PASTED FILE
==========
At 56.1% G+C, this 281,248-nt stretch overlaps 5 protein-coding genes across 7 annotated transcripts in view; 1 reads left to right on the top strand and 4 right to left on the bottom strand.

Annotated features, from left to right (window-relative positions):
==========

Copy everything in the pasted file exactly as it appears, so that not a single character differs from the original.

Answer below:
At 56.1% G+C, this 281,248-nt stretch overlaps 5 protein-coding genes across 7 annotated transcripts in view; 1 reads left to right on the top strand and 4 right to left on the bottom strand.

Annotated features, from left to right (window-relative positions):